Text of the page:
Spring is just around the corner. Yay! Or not, if you’re one of the millions for whom spring means itchy, watery eyes, sneezing and a streaming nose. Help is at hand – we bring you 10 all-natural treatments for allergies.
The change of seasons can be a mixed blessing. Spring and autumn may be beautiful, but they’re treacherous if all that pollen and dust in the air trigger soggy misery. Many over-the-counter remedies clear your head but leave you feeling lethargic. So what’s the natural alternative?
Well, the truth is that there are no silver-bullet natural treatments for allergies. But if you want to keep your symptoms to a minimum now and into the future, these lifestyle changes offer the healthiest and most natural long-term solutions to your wheezes.
Try our 10 all-natural treatments for allergies – and let us know what works for you:
- Apple cider vinegar is one of the age-old treatments for allergies. It’s said to help reduce mucus production and cleanse the lymphatic system. You need to use it consistently. Mix one tablespoon of apple cider vinegar, one tablespoon freshly squeezed lemon juice and ½ tablespoon raw honey – drink three times a day.
- Rinse your sinuses. Get a neti pot (available online or from large pharmacies and health shops). This teapot-shaped vessel basically flushes out your sinuses with a salt-water mixture. ‘Rinsing the nose with saline solution is similar to using saline eye drops to rinse out pollen,’ says Dr Steven Osborne, a medical officer in the U.S. Food and Drug Administration’s Center for Devices and Radiological Health. Use a pre-made saline rinse or make your own by dissolving 1 teaspoon of Himalayan or sea salt in a litre of boiled distilled water. Once cool, decant into the neti pot and pour through one nostril, letting the liquid drain out the other. A word of warning from the Mayo Clinic: if you use tap water, make sure to boil it for a few minutes before using it. And clean the pot properly – bacteria in tap water can cause infections.
- Local honey.. There’s little scientific evidence to back this one, but many people who have used local honey to immunise their bodies against seasonal allergies swear by its effectiveness. There are no side effects (unless you are allergic to bees, of course), so take a teaspoonful twice a day to relieve symptoms. (Remember that young children should not have raw honey.) Check with your healthcare practitioner beforehand.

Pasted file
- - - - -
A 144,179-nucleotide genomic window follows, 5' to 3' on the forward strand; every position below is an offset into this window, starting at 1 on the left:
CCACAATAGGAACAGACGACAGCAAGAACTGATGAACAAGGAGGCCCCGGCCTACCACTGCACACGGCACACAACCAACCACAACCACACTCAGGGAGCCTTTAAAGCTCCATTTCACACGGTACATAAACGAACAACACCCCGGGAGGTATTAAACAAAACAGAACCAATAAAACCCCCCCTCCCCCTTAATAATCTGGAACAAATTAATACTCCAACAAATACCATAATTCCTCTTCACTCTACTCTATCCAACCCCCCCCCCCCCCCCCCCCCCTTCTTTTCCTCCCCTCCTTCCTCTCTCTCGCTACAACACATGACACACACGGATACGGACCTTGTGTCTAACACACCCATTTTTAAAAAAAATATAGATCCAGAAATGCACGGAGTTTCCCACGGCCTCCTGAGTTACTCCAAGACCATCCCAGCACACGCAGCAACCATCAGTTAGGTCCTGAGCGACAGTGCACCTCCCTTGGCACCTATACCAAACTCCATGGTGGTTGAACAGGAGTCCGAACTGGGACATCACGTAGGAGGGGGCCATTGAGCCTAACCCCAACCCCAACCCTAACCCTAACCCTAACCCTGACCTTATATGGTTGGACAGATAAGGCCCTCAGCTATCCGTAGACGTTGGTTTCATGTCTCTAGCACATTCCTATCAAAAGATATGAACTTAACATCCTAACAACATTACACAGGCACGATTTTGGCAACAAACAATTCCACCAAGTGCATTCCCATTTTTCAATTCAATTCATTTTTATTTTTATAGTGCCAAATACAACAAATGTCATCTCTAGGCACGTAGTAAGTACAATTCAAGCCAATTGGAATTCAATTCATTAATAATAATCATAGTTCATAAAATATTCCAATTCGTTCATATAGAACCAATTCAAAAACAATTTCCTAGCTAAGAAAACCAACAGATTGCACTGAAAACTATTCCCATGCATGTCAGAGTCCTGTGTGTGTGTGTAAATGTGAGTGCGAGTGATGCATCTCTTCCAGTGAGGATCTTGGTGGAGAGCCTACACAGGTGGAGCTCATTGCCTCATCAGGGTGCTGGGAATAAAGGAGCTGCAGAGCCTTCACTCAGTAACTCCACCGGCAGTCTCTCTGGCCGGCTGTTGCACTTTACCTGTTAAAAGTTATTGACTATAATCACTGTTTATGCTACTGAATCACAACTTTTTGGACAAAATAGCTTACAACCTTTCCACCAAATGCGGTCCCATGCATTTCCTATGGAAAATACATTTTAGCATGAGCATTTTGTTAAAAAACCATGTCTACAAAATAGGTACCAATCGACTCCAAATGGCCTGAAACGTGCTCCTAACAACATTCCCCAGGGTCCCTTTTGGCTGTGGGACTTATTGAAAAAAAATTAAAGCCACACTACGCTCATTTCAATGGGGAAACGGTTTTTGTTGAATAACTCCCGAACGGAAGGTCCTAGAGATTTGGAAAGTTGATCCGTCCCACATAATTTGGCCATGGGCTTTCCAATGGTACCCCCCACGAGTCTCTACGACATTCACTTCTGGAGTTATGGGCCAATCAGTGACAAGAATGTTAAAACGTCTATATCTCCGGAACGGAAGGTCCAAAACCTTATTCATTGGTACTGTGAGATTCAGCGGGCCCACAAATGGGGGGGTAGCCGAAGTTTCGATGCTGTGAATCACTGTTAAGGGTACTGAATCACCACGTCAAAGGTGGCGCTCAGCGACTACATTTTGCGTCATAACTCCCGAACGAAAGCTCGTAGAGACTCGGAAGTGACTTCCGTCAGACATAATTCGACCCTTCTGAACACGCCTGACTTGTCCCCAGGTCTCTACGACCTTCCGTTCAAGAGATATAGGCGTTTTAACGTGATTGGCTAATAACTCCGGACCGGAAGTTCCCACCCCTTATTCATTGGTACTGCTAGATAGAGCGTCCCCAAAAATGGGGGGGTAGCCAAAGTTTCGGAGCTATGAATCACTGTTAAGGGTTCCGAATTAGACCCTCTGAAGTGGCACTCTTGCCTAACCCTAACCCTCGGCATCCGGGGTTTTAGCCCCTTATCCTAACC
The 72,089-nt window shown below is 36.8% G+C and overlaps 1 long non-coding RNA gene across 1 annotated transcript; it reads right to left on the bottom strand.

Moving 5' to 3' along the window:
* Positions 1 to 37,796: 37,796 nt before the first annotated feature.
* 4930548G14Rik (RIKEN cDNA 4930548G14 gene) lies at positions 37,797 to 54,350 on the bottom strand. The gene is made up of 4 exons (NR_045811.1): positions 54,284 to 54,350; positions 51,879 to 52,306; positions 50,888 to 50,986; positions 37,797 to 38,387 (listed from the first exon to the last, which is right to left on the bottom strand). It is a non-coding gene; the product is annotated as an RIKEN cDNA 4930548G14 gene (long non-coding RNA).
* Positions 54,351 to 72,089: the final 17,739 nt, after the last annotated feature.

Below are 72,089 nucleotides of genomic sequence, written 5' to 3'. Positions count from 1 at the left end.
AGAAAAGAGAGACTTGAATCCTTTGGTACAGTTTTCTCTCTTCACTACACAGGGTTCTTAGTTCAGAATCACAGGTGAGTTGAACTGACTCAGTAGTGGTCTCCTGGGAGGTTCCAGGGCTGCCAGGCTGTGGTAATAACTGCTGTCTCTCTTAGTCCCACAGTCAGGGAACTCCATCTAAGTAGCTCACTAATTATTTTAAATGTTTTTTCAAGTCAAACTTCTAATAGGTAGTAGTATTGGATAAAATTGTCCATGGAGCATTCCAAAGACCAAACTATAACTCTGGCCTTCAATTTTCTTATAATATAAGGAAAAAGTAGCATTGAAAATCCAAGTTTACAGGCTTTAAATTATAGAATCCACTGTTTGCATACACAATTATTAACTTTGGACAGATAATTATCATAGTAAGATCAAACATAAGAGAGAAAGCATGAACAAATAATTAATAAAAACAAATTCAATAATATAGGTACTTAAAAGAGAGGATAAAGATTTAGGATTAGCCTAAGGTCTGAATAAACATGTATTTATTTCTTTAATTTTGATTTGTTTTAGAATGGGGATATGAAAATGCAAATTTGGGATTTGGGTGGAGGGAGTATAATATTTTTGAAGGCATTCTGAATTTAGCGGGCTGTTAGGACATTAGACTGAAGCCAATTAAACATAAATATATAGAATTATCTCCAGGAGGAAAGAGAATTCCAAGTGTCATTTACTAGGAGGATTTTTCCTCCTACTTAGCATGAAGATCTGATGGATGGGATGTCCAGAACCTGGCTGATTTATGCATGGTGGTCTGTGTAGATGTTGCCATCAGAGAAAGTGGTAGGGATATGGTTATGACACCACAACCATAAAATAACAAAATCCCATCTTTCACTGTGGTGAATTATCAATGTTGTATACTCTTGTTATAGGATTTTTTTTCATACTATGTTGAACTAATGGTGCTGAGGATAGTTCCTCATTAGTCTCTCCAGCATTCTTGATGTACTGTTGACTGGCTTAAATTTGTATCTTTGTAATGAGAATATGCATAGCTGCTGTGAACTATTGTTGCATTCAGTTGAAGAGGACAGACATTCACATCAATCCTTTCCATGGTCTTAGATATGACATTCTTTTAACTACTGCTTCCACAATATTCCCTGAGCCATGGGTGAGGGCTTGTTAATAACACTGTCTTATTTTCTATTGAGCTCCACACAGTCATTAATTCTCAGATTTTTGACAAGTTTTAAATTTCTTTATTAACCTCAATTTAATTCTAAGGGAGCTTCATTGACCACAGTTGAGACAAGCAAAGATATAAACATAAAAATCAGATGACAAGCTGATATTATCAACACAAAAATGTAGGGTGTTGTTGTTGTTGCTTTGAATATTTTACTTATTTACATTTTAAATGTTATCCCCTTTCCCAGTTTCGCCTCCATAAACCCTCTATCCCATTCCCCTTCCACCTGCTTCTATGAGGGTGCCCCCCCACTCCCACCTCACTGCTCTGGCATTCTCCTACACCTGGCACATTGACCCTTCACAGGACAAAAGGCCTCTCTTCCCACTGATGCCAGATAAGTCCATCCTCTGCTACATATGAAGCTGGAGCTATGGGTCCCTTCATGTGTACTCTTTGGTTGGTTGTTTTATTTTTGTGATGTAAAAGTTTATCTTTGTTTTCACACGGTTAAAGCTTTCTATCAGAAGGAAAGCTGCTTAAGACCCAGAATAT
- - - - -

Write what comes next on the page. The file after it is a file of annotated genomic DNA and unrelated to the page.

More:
- Shut the windows and turn on the aircon. Create a barrier between you and the outdoors. According to Dr Myngoc Nguyen of the Kaiser Permanente Medical Center in the US, ‘Using an air conditioner in your car can cut the amount of pollen you breathe by as much as 30 per cent.’
- Balance your gut bacteria. Allergies are caused by an imbalance in the immune system that causes the body to experience extreme reactions to certain stimuli. Research from the US has linked the presence of ‘good’ bacteria in the gut with reduced allergic reactions. So make sure your diet is varied, with lots of fresh fruit and vegetables, and fermented foods and drinks such as kombucha and kefir. And take a good-quality probiotic capsule.
- Drink green tea. A Japanese study published in the Journal of Agricultural and Food Chemistry revealed that the anti-oxidant EGCG (methylated epigallocatechin gallate) in green tea blocks the production of histamine and reduces the production of immunoglobulin E, both of which trigger allergy symptoms.
- Take quercetin. This anti-oxidant, found in many fruits and vegetables, has an anti-inflammatory effect that helps quell allergic symptoms. A Japanese study found that taking quercetin daily for eight weeks significantly reduced itching and irritation of the eyes in people with pollen allergies.
- Up your intake of fish oil. Research published in the American Review of Respiratory Diseases found that the omega-3 fatty acids in fish oil, which are potent anti-inflammatories, reduced the symptoms of asthmatics who were sensitive to pollen. Fish oil lowers the levels of leukotrienes, chemicals that prompt allergic reactions.
- Change your clothes. One of the really simple treatments for allergies is to prevent pollen spreading in your home by changing your clothes and shoes after venturing outside during allergy season. Pet fur carries pollen too, so keep dogs and cats as clean as possible.
- Take a good-quality allergy fighter. Many over-the-counter allergy remedies make you sleepy. Flora Force AllergoTM combines all-natural ingredients that may help reduce allergic irritation and inflammation of the mucous membranes without making you nod off at your desk. It’s one of our favourite go-to products for allergies.
We wish you a sneeze-free spring!
Acknowledgements & Photo credits
Article compiled for Flora Force by Judy Beyer.
- Furrie, E. Probiotics and allergy. The Proceedings of the Nutrition Society. 2005, Nov;64(4):465-9. http://www.ncbi.nlm.nih.gov/pubmed/16313688
- Hubbard, S.B. 7 Natural ways to treat spring allergies. NewsMax Health. 2016, March. http://www.newsmax.com/Health/Headline/natural-ways-treat-spring/2016/03/14/id/719064/
- Schumaker, E. 4 All-natural seasonal allergy remedies and one big myth. The Huffington Post. 2016, April. http://www.huffingtonpost.com/entry/natural-allergy-remedies-honey_us_5717e3e6e4b0c9244a7abb32
- US Food and Drug Administration. Is rinsing your sinuses safe? 2015, July. http://www.fda.gov/ForConsumers/ConsumerUpdates/ucm316375.htm
- Wellness Mama. 7 Natural remedies for allergy relief. 2016. http://wellnessmama.com/8370/allergy-relief-remedies/
- Image courtesy of Mojpe / Pixabay.com